A New School – Level 14
Story Overview:
1. Kate and her family moved into a new house, and in the morning she

would go to a new school. She wondered if she would like her new

school and have any friends.
2. Kate’s father took her to her new classroom.


  1. Kate sat next to the teacher as she read a story to the class. Kate liked

The story, but she wasn’t sure whether she would like the school.
4. At reading time, two boys read with Kate on a rug. Kate felt a little better,

but she still wasn’t sure whether she would like her new school.
5. At math time, a boy and a girl made pictures out of shapes together with

Kate. They had fun. They boy made a bird, the girl made a dog and Kate

made a house.


  1. At lunch time, a girl gave a cookie to Kate. She was starting to like her

new school.
Ending: After school, Kate walked home with her mother. She told about her

new friends. She liked her new school.

The Wagon – Level 14
Story Overview:
1. Kevin’s big brother gets a new wagon; he carries newspapers in

it-but Kevin never gets to ride in it.
2. Brother gives it to sister; she uses it for a sandbox-but Kevin gets

to ride in it.
3. Sister gives it to their other brother; he uses it for a fort-but Kevin

never gets to ride in it.
4. Brother gives wagon to Kevin; wagon is old and dirty and has

dents in it.
5. Brothers and sister wash the wagon, take out the dents, and

paint it bright green.
Ending: The wagon looks better than new because they’ve painted

Kevin’s name on it.

Animal Homes – Level 16
Story Overview:
1. Some animals make their homes in trees (squirrels, wasps, raccoons,

birds). Squirrels use twigs and leaves to build a nest.


  1. Some animals make their homes under the ground (rabbits, ants,

chipmunks). Rabbits use their paws to dig tunnels and make rooms in the

ground.
3. Some animals build their homes in the water (beaver, fish, alligators),

Beavers use sticks and mud to make their homes in the water.
4. Some animals make their homes in caves (bats, sea lions, bears). Bats

hang upside down in dark caves to sleep.
5. Some animals make their homes in logs (porcupines, snakes, snails).

Porcupines put grass in logs to make homes for their babies.

Baby Birds – Level 16
Overview:


  1. Birds make nests in the spring. Robins make round nest from mud, twigs, leaves, and grass.




  1. Birds lay Birds make nests in the spring. Robins make round nest from mud, twigs, leaves, and grass.




  1. Birds keep their eggs warm. Mother robbing keeps her eggs warm by sitting on the nest for about 13 days. She turns the eggs every day.




  1. Baby birds then hatch from the eggs. Baby robins use their beaks to crack open the eggshells.




  1. The babies cannot fly. They don’t have feathers, and they cannot see.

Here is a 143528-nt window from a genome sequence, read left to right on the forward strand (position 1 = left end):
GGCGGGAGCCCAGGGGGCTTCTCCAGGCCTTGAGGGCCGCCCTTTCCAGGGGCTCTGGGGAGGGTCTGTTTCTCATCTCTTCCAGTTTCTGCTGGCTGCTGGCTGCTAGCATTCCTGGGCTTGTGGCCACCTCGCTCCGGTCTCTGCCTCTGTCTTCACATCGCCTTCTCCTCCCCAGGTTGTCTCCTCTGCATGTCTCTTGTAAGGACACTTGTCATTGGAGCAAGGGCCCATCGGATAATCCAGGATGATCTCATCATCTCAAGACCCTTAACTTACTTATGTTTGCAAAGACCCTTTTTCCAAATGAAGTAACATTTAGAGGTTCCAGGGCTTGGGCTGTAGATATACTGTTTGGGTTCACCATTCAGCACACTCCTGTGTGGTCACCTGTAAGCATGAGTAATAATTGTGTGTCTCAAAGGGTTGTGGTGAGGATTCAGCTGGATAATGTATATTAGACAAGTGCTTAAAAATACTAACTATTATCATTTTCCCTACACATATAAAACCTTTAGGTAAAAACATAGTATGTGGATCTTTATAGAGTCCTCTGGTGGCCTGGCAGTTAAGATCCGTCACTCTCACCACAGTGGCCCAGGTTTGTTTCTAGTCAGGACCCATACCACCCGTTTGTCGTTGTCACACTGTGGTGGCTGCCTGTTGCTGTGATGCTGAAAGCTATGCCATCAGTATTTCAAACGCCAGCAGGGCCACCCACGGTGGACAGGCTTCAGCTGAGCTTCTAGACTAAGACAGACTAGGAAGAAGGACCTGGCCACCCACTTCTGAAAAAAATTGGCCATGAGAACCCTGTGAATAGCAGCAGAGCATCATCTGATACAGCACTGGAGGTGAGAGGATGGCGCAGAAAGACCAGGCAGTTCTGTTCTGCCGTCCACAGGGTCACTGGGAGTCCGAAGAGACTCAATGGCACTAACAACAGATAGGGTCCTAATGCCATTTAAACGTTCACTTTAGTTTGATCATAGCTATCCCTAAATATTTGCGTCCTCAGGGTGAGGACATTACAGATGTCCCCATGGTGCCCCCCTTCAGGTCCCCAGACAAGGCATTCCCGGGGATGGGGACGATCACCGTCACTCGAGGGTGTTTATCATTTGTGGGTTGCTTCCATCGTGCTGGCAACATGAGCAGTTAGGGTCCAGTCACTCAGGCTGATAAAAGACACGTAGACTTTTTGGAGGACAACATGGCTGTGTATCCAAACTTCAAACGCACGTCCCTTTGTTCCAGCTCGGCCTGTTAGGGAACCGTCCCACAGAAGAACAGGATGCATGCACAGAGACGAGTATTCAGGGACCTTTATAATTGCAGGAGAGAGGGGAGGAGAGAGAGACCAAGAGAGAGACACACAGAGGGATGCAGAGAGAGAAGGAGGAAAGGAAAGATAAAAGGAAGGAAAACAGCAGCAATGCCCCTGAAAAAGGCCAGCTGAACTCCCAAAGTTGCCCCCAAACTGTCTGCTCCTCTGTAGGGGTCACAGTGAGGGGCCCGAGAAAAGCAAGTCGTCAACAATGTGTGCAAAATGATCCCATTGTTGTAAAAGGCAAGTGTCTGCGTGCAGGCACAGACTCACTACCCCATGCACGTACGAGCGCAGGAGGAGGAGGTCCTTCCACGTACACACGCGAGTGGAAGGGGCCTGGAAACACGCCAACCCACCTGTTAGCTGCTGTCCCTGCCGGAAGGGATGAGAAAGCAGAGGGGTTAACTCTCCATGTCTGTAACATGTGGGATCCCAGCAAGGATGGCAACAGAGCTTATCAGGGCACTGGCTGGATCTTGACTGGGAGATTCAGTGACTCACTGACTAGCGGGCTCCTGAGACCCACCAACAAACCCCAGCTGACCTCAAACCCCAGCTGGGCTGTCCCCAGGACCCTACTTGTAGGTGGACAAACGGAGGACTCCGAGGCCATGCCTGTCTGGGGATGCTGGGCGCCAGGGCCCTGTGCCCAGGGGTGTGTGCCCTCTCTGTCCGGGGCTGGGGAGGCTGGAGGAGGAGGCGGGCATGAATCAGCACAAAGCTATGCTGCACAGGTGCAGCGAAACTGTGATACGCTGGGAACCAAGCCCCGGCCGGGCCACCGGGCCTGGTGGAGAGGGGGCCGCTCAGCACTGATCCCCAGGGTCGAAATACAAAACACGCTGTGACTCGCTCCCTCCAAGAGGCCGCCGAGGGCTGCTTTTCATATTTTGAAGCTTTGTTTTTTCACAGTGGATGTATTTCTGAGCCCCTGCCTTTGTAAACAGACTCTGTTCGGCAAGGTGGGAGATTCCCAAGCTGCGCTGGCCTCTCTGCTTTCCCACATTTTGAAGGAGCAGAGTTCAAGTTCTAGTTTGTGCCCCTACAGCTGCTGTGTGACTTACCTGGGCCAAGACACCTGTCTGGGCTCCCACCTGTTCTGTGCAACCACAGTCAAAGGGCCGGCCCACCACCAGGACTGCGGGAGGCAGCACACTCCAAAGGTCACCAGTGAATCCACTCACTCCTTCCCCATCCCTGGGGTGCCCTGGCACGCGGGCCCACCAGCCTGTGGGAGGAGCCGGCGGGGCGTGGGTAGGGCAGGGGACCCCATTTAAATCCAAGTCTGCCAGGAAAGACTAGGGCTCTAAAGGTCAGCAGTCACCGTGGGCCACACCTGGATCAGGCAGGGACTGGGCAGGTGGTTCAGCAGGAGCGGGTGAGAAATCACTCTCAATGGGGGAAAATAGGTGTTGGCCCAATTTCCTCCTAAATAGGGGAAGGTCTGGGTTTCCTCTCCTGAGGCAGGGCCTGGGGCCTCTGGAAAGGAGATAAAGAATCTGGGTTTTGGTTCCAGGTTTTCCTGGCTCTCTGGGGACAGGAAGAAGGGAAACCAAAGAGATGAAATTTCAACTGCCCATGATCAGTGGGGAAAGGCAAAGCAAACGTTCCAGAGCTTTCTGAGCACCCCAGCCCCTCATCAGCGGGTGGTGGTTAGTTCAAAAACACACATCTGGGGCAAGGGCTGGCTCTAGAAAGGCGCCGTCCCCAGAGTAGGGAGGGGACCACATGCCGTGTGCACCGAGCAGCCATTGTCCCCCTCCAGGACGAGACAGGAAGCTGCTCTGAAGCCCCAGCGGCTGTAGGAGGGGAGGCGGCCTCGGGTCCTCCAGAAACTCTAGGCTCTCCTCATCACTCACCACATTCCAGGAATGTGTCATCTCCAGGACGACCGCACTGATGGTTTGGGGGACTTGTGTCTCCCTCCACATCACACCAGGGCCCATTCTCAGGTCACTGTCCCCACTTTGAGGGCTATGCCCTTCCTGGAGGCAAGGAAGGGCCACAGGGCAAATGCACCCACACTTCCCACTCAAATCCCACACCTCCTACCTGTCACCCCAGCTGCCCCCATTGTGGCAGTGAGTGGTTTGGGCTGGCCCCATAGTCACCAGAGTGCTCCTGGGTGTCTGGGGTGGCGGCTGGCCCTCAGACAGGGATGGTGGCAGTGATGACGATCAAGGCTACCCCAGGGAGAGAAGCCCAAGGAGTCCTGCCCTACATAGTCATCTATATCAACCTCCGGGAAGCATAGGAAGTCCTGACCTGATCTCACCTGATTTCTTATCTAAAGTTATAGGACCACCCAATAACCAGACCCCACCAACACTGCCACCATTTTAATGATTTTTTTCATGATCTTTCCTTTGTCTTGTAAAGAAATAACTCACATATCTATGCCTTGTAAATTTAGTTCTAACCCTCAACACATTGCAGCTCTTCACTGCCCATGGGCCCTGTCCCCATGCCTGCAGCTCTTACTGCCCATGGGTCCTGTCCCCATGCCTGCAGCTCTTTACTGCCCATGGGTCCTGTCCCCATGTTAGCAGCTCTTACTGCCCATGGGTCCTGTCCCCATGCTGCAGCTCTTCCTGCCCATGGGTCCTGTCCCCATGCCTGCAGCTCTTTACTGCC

1. Mother and father birds feed the babies. Robins feed their babies worms and bugs for about 35 meals a day.




  1. Baby birds grow. Baby robins grow feathers, and their eyes open.




  1. In about 14 days, baby robins leave the nest and learn to fly.


Chip to the Rescue – Level 16
Story Overview:
Beginning:

1. Chip the mouse and Dot the giraffe were good friends.
2. Some giraffes did not know why Chip and Dot were friends.
3. The giraffes thought Chip can’t do anything because he is small.
Middle:

4. The giraffes went kite flying and Dot asked Chip to go.
5. The kites flew high in the sky.
6. The wind blew so hard that the kits got stuck in some trees.
7. The giraffes were sad. They could not get the kites out of the trees,
8. Chip got the kite strings out of the branches.
9. The giraffes cheered for Chip.
Ending:

10. Chip could do things the giraffes can’t do because he is small.


Monkey’s Stepping Stones – Level 16
Story Overview:
Beginning:

1. Monkey took a walk to look for butterflies.
2. Mother told Monkey not to go far. Lots of animals eat monkeys.
Middle:

3. Monkey saw a purple butterfly and followed it deep into the jungle.
4. He came to a river and used the hippos as stepping stones to walk

across the river.
5. He saw the purple butterfly again.
6. All of a sudden, Monkey saw a tiger!
7. He ran to the river, but the hippos were gone.
8. Bird told Monkey to use the vine, but the vine was too short.
9. Hippos popped out of the water, and Monkey used the hippos as

stepping stones.
Ending:

10. Monkey was safe on the other side of the river, and he went home.


The Pot of Gold – Level 16
Story Overview:
1. Grumble sees elf – and remembers elf has the gold.
2. Grumble catches the elf. The elf says, “Let me go.”


  1. Grumble says, “Take me to your pot of gold and then I’ll let you go.”




  1. Elf takes Grumble to a big tree and tells him, “You’ll have to dig deep to get it.”




  1. Grumble marks tree with red scarf.




  1. He makes the elf promise not to take the red scarf off.




  1. He runs home and gets a shovel.




  1. He comes back and finds a red scarf on every tree.




  1. Grumble begins to yell and scream and stomp his fee.


Ending: Grumble begins digging and “may still be digging.”